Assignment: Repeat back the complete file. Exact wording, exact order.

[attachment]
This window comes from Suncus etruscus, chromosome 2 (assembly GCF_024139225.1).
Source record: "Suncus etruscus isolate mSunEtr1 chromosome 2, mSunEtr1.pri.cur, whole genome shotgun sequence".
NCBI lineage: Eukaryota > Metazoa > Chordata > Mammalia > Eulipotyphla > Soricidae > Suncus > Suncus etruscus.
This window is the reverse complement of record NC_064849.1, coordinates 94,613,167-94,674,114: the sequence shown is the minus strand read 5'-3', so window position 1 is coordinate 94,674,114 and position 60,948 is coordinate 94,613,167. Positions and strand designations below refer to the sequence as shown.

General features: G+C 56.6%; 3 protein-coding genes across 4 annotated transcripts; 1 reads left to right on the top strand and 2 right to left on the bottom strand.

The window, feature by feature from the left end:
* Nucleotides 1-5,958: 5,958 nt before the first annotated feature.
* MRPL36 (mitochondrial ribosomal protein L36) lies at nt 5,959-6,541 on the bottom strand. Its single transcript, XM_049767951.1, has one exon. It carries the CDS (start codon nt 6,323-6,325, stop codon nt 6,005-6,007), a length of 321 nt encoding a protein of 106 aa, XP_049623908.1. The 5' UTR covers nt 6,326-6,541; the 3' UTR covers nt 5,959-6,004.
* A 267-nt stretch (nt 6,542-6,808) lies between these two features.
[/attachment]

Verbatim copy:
This window comes from Suncus etruscus, chromosome 2 (assembly GCF_024139225.1).
Source record: "Suncus etruscus isolate mSunEtr1 chromosome 2, mSunEtr1.pri.cur, whole genome shotgun sequence".
NCBI lineage: Eukaryota > Metazoa > Chordata > Mammalia > Eulipotyphla > Soricidae > Suncus > Suncus etruscus.
This window is the reverse complement of record NC_064849.1, coordinates 94,613,167-94,674,114: the sequence shown is the minus strand read 5'-3', so window position 1 is coordinate 94,674,114 and position 60,948 is coordinate 94,613,167. Positions and strand designations below refer to the sequence as shown.

General features: G+C 56.6%; 3 protein-coding genes across 4 annotated transcripts; 1 reads left to right on the top strand and 2 right to left on the bottom strand.

The window, feature by feature from the left end:
* Nucleotides 1-5,958: 5,958 nt before the first annotated feature.
* MRPL36 (mitochondrial ribosomal protein L36) lies at nt 5,959-6,541 on the bottom strand. Its single transcript, XM_049767951.1, has one exon. It carries the CDS (start codon nt 6,323-6,325, stop codon nt 6,005-6,007), a length of 321 nt encoding a protein of 106 aa, XP_049623908.1. The 5' UTR covers nt 6,326-6,541; the 3' UTR covers nt 5,959-6,004.
* A 267-nt stretch (nt 6,542-6,808) lies between these two features.